My Greatest Challenge: Conor Walsh, Biomedical Engineer Dr Conor Walsh tells Avaunt about the greatest challenge in his pioneering work in soft-robotics

Founder and head of the Harvard Biodesign Lab, Dr Conor Walsh, has been using soft robotics to help people with mobility problems and stroke patients walk confidently again, resulting in his recognition at this year’s Rolex Awards for Enterprise. Having achieved proof of concept earlier this year, Walsh and his soft exosuit promise to revolutionise how patients recover from trauma. Here he tells Avaunt about his greatest challenges.


The exciting thing about robotics is in bringing together mechanical engineering, electrical engineering and computer science to create something that is smart. Then there is the added dimension of getting that robot to interact with a person.

The first wearable robot I tried was a rigid design – a metal frame that fitted to the legs. I was the test pilot for it and the robotics actually made it harder to walk. Adding mass to someone’s legs was an obvious issue, but then there was also the near impossibility of lining up a rigid mechanism with biological joints.

So I moved into soft robotics. Using flexible and lightweight materials and textiles instead of rigid components, the issue of alignment was no longer such a problem. Now, however, the apparel design aspect has become a challenge – the difficulty of attaching the robotics to a person in a comfortable way shouldn’t be underestimated.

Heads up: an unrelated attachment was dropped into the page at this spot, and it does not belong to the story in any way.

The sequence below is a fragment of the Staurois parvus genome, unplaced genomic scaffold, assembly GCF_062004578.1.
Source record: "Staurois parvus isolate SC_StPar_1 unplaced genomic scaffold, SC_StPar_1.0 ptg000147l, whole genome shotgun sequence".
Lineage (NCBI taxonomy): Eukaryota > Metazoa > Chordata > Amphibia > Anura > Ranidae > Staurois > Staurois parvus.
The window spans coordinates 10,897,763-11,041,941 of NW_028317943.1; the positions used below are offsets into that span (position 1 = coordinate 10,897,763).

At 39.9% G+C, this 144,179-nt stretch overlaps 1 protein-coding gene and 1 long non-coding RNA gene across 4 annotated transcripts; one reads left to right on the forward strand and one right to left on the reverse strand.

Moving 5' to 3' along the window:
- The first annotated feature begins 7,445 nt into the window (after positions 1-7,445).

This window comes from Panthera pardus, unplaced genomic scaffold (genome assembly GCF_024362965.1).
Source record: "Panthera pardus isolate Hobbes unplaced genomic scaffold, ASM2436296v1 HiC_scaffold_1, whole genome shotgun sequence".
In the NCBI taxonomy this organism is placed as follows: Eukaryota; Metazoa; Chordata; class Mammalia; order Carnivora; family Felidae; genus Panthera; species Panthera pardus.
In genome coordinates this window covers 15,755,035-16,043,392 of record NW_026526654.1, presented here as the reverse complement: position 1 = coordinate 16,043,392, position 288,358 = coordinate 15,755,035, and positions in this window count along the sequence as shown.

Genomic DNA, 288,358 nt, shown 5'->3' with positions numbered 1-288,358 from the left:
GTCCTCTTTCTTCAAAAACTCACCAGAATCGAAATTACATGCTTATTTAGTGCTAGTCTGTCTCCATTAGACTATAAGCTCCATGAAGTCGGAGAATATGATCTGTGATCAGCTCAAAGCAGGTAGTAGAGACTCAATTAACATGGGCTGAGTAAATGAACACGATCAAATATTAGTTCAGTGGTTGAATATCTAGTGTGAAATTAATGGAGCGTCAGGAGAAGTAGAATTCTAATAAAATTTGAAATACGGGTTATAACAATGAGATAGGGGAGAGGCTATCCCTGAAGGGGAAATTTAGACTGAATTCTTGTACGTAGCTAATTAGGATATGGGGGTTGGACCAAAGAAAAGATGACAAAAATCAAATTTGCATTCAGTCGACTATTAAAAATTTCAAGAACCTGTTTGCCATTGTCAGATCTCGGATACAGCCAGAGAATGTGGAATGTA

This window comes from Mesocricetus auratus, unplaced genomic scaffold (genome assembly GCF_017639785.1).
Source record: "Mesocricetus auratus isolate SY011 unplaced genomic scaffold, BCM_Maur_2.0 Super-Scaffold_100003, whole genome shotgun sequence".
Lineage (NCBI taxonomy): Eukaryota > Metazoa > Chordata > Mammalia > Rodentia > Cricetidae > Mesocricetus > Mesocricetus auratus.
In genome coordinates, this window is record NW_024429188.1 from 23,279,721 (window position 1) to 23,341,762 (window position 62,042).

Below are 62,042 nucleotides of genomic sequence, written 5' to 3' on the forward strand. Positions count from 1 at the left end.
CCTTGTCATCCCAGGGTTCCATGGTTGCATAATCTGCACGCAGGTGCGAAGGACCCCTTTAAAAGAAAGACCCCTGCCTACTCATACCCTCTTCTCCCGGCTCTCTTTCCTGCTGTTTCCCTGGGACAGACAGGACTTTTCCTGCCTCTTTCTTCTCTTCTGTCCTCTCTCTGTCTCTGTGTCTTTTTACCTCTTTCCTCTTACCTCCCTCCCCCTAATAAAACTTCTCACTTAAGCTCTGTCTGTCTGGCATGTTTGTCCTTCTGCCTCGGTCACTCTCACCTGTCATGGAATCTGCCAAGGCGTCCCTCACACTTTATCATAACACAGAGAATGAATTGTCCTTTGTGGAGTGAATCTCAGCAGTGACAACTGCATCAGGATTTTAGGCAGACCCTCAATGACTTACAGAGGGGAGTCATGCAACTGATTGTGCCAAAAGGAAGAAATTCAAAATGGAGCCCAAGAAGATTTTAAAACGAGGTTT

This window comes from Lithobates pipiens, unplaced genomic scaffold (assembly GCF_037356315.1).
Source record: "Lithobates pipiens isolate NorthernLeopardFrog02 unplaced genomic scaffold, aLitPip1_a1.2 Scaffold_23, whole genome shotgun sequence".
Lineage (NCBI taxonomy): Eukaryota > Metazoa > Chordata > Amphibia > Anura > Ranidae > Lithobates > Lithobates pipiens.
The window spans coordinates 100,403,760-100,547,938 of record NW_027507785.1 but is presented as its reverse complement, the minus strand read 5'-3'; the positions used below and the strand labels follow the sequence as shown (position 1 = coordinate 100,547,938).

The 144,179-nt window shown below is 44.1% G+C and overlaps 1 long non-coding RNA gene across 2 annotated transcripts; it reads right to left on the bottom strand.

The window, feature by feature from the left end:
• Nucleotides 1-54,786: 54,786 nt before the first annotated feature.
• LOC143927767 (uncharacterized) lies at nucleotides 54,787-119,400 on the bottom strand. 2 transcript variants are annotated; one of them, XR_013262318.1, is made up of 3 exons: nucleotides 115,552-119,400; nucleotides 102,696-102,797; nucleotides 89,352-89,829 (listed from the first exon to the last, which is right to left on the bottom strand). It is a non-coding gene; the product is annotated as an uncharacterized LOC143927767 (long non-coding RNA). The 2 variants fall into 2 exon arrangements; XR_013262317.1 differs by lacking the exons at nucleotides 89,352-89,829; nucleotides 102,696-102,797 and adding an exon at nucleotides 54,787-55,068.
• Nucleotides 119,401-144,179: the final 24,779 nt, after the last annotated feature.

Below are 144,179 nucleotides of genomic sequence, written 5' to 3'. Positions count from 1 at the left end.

At the beginning of the project we had one sewing machine and we worked with seat belt webbing, which we could use to strap the device to a person. It worked but wasn’t very comfortable. Bringing people to the team who have a functional apparel design background has been instrumental to our work. They understand which lightweight materials can be used that don’t stretch and how to integrate them into a garment that can attach to the body, as well as showing us how we can distribute pressure in an interesting way.

Another big challenge is that we all walk differently – stroke patients in particular – so we had to work out how to personalise these systems. There are algorithms that determine when to give some assistance to the walker, but how do you tailor that to each person? I think this is where the software can really deliver, and in the future we could even use machine learning, with the system automatically learning how the person walks and adjusting the control parameters.

If you think about walking, it’s very much a dynamic system – we’re moving forward in a cyclic way and if you give an impulse or a burst of energy at the right time, you can have a pretty big effect. The motivation is to give small amounts of assistance, at the right time, through very flexible and lightweight systems to improve people’s mobility.

In conversation with Pip Harrison


2016 marks the 40th anniversary of the Rolex Awards for Enterprise, which seek to encourage new ventures and recognise those who explore beyond boundaries. Conor Walsh is one of 2016’s five Rolex Laureates.

Image: Rolex/Fred Merz

email hidden; JavaScript is required